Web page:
a program including a memory access function that provides access to the memory, forms a plurality of linked-lists referring to memory blocks of a plurality of sizes, each of the plurality of linked-lists referring to memory blocks of a common size, sets the fast access tree to refer to a first one of the plurality of linked-lists, and sets the general access tree to refer to a second one and a third one of the plurality of linked-lists, wherein a size of a memory block referred to by the first linked-list is larger than a size of a memory block referred to by the second linked-list and smaller than a size of a memory block referred to by the third linked-list; and
a processor for executing the program.
8. The data processing system of claim 7, further including an operating system with a system memory function, and wherein the memory access function provides access to the memory by utilizing the system memory function.
9. The data processing system of claim 7, wherein the memory access function adjusts a structure of the fast access tree and the general access tree based on a memory request.
10. The data processing system of claim 7, wherein the fast access tree refers to one of the plurality of linked-lists that is most frequently accessed.
11. The data processing system of claim 7, wherein a most frequently accessed memory block size is included in the fast access tree.
12. The data processing system of claim 7, wherein a least frequently accessed memory block size is included in the general access tree.
13. The data processing system of claim 7, wherein the memory access function searches the fast access tree to satisfy a memory request and, if the memory request is not satisfied, searches the general access tree to satisfy the memory request.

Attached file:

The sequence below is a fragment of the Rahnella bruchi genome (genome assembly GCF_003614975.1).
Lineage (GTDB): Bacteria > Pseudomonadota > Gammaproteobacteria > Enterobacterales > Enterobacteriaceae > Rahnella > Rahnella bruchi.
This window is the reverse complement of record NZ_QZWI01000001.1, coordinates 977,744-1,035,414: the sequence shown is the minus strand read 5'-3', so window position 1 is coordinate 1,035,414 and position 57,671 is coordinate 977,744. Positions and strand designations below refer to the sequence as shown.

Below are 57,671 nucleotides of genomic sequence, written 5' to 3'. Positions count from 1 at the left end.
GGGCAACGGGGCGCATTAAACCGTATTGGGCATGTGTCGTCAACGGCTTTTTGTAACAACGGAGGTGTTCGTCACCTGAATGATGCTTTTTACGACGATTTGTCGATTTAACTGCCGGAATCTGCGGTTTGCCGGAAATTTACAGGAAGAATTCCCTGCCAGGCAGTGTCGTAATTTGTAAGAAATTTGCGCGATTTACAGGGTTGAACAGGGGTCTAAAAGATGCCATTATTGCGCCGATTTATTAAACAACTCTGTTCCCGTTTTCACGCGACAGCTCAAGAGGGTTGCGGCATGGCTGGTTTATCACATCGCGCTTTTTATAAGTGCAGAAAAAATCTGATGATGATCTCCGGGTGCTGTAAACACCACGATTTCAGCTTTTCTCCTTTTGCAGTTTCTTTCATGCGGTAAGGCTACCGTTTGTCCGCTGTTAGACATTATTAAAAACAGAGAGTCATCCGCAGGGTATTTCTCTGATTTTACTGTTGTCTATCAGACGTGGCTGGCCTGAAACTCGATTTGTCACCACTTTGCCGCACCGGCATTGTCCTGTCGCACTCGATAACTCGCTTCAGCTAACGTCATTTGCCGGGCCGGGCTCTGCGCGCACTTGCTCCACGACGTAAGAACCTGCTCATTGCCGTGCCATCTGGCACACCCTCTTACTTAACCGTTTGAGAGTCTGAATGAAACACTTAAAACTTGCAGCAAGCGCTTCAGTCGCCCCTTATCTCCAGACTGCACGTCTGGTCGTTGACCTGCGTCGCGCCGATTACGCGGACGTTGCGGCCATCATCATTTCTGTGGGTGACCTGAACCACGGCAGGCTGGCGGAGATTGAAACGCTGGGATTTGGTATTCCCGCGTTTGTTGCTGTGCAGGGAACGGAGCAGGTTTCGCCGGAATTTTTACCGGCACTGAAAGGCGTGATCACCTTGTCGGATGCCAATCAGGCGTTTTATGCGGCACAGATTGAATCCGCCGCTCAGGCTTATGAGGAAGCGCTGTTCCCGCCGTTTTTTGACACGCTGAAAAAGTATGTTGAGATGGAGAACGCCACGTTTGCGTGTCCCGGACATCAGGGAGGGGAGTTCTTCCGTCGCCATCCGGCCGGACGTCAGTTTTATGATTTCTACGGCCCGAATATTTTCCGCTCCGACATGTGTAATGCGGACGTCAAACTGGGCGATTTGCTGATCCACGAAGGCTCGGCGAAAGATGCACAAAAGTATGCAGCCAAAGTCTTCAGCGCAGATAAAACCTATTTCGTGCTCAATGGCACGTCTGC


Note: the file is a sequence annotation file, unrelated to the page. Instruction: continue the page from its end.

14. The data processing system of claim 13, wherein each of the plurality of linked-lists has an associated counter indicating a number of times that the associated linked-list has been accessed.
15. A computer-readable medium including instructions for performing a method for allocating memory by a memory allocation function, the method comprising:
receiving a memory request for a reference to a block of memory;
returning the reference to the block of memory to satisfy the request;
forming a plurality of linked-lists referring to memory blocks of a plurality of sizes, each of the plurality of linked-lists referring to memory blocks of a common size;
setting a fast access tree to refer to a first one of the plurality of linked-lists;
setting a general access tree to refer to a second one and a third one of the plurality of linked-lists, wherein a size of a memory block referred to by the first linked-list is larger than a size of a memory block referred to by the second linked-list and smaller than a size of a memory block referred to by the third linked-list.
16. The computer-readable medium, including instructions for performing the method, of claim 15, the method further comprising adjusting a structure of the fast access tree and the general access tree based on the memory request.
17. The computer-readable medium, including instructions for performing the method, of claim 15, the method further comprising searching the fast access tree to satisfy the memory request and, if the memory request is not satisfied, searching the general access tree to satisfy the memory request.
18. The computer-readable medium, including instructions for performing the method, of claim 15, the method further comprising ensuring that the fast access tree refers to one of the plurality of linked-lists that is most frequently requested.
Description
FIELD OF THE INVENTION

This invention relates generally to data processing systems, and more particularly, to methods for optimizing the allocation and deallocation of shared memory to programs executing in a data processing system.